In addition to the behavior finding, we also found no changes in DREAM, Tau, and hyperphosphorylated Tau protein expression in all groups' hippocampus. Thus, the quality of sleep that is not much affected in the CD experiment possibly are the factors that contribute to no changes in spatial learning and memory and those proteins expression in the hippocampus. A few previous studies support the DREAM protein's upregulation in the rats' hippocampal area after sleep deprivation [9, 10]. DREAM protein has been demonstrated in learning and memory by acting as a transcriptional repressor for CREB, a transcription factor in a calcium-dependent manner that involves the learning and memory processes. DREAM gene knockout mice have been reported can facilitate the CREB gene transcription and enhance learning and memory performance [11]. In this study, the CD experiment condition was found to not changes the DREAM protein expression. It is possible that the DREAM protein did not stimulate intracellular calcium that induced a noradrenaline-mediated increase in Na-K-ATPase activity in rat brains [23]. Thus, in this study, the excitatory and inhibitory neurotransmitter release in the hippocampus is not much affected and does not affect brain functionality [24-26]. In this study also, the CD does not show any Tau and hyperphosphorylated Tau protein changes. Under normal physiological regulation of Tau protein, phosphorylation is essential in maintaining microtubule structure in the axon, dendrites, and neurons. Many studies have found an association of hyperphosphorylated Tau proteins with neurodegenerative diseases like Alzheimer's disease and brain injury, either induced by trauma or stress [17]. The excessive accumulation and premature phosphorylation of Tau protein will form the hyperphosphorylated Tau protein, leading to the formation of intracellular neurofibrillary tangles, which affect the normal function of neurons [15, 16]. A study also has demonstrated that the circadian rhythm can be altered at both the behavioral and molecular levels in a mouse model of tauopathy [27]. However, in this study, the CD procedure does not affect the hippocampus's cognitive behavior and protein expression. The explanation for this effect is still unknown, but it suggests that CD-induced memory impairment is a complex phenomenon that is yet to be understood clearly [28].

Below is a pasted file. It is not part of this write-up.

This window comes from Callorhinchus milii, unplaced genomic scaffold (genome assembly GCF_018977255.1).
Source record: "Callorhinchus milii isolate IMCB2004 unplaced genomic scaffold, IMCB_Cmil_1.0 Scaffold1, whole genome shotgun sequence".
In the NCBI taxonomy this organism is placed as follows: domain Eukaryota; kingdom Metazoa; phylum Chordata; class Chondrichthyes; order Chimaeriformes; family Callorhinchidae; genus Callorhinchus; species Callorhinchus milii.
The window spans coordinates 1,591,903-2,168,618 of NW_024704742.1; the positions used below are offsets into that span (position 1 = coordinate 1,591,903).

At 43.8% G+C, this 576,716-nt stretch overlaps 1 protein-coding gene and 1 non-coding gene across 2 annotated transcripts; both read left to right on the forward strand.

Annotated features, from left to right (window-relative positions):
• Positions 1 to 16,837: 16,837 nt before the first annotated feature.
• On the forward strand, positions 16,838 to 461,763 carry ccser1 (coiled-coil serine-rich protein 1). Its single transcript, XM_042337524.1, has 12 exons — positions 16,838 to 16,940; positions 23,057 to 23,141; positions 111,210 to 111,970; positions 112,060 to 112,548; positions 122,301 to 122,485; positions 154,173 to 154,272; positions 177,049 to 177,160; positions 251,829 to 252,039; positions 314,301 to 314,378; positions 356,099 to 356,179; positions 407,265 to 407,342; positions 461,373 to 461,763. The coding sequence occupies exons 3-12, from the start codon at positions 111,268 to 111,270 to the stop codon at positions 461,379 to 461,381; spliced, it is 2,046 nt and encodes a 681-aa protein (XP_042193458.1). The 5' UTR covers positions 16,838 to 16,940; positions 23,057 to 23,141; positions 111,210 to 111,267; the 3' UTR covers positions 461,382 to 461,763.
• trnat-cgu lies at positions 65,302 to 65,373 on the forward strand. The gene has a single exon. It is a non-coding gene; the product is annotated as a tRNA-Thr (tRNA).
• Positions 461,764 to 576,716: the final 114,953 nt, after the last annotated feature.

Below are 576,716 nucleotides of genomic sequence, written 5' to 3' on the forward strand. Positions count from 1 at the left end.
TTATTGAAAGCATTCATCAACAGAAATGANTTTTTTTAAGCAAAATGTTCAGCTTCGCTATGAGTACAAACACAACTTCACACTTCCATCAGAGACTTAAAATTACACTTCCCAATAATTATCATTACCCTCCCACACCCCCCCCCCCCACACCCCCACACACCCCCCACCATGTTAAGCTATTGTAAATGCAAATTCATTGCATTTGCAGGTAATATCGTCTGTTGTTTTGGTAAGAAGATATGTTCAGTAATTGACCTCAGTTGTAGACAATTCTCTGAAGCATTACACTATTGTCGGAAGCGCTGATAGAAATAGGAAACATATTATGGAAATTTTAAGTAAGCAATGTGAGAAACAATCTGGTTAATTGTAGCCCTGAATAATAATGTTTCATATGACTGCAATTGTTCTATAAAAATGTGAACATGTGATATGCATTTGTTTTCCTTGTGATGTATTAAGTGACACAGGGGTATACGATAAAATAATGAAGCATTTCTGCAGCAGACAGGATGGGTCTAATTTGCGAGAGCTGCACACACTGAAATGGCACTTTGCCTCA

In conclusion, we suggest that in this study, the CD does not affect the spatial learning and memory function and DREAM, Tau, and hyperphosphorylated Tau proteins expression in the rat's hippocampus. The mechanism for cognitive impairment due to REM sleep deprivation appears not similar to the CD experiment in this study.


Conflict of Interest

The authors declared no potential conflicts of interest with respect to the research, authorship, and/or publication of this article.


We want to thank the Physiology Laboratory, Cranial, Maxillofacial, and ARASC staff for their technical assistance. We also thanked Malaysia's Government for the Fundamental Research Grant Scheme (FRGS 203/ PPSK/6171130).


Select your language of interest to view the total content in your interested language

Scope Categories
  • Clinical Research
  • Epidemiology
  • Oncology
  • Biomedicine
  • Dentistry
  • Medical Education
  • Physiotherapy
  • Pulmonology
  • Nephrology
  • Gynaecology
  • Dermatology
  • Dermatoepidemiology
  • Otorhinolaryngology
  • Ophthalmology
  • Sexology
  • Osteology
  • Kinesiology
  • Neuroscience
  • Haematology
  • Psychology
  • Paediatrics
  • Angiology/Vascular Medicine
  • Critical care Medicine
  • Cardiology
  • Endocrinology
  • Gastroenterology
  • Infectious Diseases and Vaccinology
  • Hepatology
  • Geriatric Medicine
  • Bariatrics
  • Pharmacy and Nursing
  • Pharmacognosy and Phytochemistry
  • Radiobiology
  • Pharmacology
  • Toxicology
  • Clinical immunology
  • Clinical and Hospital Pharmacy
  • Cell Biology
  • Genomics and Proteomics
  • Pharmacogenomics
  • Bioinformatics and Biotechnology